Following an apprenticeship elsewhere, Megan Moore joined me for a week to develop several short guides to British politics which I will publish later in the summer. I wanted to demonstrate that apprentices can challenge graduates on quality. I hope after reading this you will agree that this is so. — Steve
For those who acknowledge that a free society requires ethical as well as constitutional foundations, the thought of St Thomas Aquinas, described by Rothbard as ‘the towering intellect of the High Middle Ages’ (The Philosopher-Theologian: Thomas Aquinas’, Murray N. Rothbard), provides not only a principled refutation of overbearing state power but also firm basis for classical liberal ethics.
To Aquinas, a right was an assertion of the inviolability of the individual and not, as the intellectual fashion of the 12th century held, a positive claim over others. Man’s self-ownership was divinely instituted and based on his capacity as a rational being – a capacity that allowed him to discern the basic moral principles of the universe as set down in the natural world. Aquinas saw this Natural Law as ‘the rational creature’s participation in the eternal law,’ (ST I-II, 91, 2) and the fact that Western civilisation has traditionally accepted reason as the foundational principle of justice, with coercion used only as an ultima remedio, is largely thanks to the Thomistic concept of the relationship between man, morality and the empirical world.
Aquinas set the Natural Law in a hierarchy: below the Divine Law (the rules and commandments given by God) and above the Human Law (the temporal constraints on our behaviour necessary for a functioning society). For classical liberals, the great benefit of this formulation of laws is that it keeps the personal development of virtue and the securing of the common good as two distinct, though of course interlinked, ideas. Government, in the Thomistic view of Human Law, is permitted to legislate only against ‘the vices that would destroy human society if they were not prohibited; murder, theft and other vices of this kind, which the law prohibits,’ (ST I-II, 96,3) or in other words, ‘those sins chiefly whereby one’s neighbour is injured‘ (ST I-II, 96, 2).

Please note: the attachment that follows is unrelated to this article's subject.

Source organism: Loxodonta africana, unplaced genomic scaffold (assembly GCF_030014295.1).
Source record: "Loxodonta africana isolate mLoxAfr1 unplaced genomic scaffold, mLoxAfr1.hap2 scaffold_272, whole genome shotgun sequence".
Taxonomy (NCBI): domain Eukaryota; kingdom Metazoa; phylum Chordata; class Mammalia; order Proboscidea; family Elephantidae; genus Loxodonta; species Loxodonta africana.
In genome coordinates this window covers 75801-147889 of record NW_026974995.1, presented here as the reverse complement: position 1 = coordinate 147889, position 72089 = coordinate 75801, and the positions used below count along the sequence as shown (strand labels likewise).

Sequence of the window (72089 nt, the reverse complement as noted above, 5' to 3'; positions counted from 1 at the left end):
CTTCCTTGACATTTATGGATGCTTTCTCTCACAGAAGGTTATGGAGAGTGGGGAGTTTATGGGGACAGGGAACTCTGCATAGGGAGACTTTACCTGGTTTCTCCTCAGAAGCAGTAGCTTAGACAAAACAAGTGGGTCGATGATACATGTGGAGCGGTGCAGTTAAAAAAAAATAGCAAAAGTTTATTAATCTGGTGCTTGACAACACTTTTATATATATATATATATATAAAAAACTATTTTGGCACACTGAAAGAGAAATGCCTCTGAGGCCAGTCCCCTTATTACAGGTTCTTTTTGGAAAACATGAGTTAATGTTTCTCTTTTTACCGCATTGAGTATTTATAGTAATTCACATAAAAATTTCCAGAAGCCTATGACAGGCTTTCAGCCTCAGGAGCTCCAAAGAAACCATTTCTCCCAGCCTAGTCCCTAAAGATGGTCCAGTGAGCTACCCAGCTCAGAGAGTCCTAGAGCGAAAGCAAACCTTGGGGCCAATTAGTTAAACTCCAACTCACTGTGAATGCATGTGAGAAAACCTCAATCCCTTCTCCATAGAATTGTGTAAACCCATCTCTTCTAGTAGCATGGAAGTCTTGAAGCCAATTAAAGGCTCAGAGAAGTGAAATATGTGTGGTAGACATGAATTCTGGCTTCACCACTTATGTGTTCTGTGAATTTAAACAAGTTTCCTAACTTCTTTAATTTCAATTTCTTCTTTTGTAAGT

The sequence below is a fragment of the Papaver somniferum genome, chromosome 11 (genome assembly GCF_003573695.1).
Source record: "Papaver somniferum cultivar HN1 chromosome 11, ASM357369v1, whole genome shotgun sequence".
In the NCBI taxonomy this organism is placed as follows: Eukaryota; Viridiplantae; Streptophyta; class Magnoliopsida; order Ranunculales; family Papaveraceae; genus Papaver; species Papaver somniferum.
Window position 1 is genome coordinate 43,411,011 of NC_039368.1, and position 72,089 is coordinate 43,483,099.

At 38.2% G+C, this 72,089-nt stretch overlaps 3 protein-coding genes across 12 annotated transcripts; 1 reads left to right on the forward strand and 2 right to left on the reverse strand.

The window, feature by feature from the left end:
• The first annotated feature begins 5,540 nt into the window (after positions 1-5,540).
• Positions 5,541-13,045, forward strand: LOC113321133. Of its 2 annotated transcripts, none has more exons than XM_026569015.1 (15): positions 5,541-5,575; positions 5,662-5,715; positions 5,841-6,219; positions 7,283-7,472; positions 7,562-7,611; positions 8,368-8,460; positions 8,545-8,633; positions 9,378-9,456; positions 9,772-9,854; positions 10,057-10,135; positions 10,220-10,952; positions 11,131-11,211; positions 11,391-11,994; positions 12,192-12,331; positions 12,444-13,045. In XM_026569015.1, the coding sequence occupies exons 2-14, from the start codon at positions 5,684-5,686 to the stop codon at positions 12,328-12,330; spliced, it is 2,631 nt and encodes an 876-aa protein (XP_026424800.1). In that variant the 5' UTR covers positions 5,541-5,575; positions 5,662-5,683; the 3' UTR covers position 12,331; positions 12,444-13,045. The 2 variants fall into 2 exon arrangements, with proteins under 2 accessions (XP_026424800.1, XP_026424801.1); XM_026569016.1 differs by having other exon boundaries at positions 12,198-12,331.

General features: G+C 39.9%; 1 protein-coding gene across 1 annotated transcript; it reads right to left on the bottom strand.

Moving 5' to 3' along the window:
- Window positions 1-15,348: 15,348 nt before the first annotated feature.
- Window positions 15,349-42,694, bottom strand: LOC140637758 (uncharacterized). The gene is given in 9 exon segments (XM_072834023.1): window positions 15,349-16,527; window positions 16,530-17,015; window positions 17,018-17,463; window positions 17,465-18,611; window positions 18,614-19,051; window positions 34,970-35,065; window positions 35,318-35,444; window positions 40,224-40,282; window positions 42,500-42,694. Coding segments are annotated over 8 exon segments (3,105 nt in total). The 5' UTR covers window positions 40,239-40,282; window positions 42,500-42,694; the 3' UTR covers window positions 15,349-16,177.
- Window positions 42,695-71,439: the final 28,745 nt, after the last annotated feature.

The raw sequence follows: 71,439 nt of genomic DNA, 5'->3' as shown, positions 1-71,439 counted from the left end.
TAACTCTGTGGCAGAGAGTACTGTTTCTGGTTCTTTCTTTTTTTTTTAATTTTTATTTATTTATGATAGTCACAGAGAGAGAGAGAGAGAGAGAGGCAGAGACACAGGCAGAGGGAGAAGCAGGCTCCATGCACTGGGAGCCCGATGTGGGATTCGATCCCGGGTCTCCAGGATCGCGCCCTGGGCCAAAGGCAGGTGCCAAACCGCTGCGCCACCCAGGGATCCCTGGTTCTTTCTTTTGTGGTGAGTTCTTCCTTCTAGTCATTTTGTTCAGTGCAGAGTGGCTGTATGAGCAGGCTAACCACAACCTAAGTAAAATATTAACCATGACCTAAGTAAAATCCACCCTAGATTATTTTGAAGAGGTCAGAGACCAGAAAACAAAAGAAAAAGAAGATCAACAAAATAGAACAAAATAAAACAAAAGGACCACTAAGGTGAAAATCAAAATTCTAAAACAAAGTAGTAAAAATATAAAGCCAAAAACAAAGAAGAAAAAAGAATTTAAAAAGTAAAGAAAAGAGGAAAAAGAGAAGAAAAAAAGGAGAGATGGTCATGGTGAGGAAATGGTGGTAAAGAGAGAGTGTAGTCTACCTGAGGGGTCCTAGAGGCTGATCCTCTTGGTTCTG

Conversely, the sins which impede our development as moral beings, but do not directly harm others, are not to be legislated against: not least because the permittance of these evils encourages individual citizens to become conscientious, strong-willed and virtuous in their actions. Any attempts by government to legislate away man’s imperfect nature are a gross overreach of human power and a challenge to the Divine Law which their undeniably good intentions cannot mitigate. Such things are, as Aquinas puts it, ‘acts of violence rather than laws.’ (ST I-II, 96, 4).
It is not surprising that totalitarian states invest so much effort in eradicating religion: it is far harder to impose overbearing state authority on a populace who hold themselves to an immutable, non-human standard of justice of the kind formulated in Thomistic ethics. As Jesse Harrington recently noted on the Adam Smith Institute blog: ‘Ultimately, the first protection in upholding the rule of law in a free society is not the court or legislature, but the sentiment of the people, wherein religious sentiment can perform a valuable role.’
- Summa Theologica, St Thomas Aquinas
- The Philosopher-Theologian, St Thomas Aquinas, Murray N Rothbard
- The Church and the Market, Thomas E Woods
- Aquinas, Edward Feser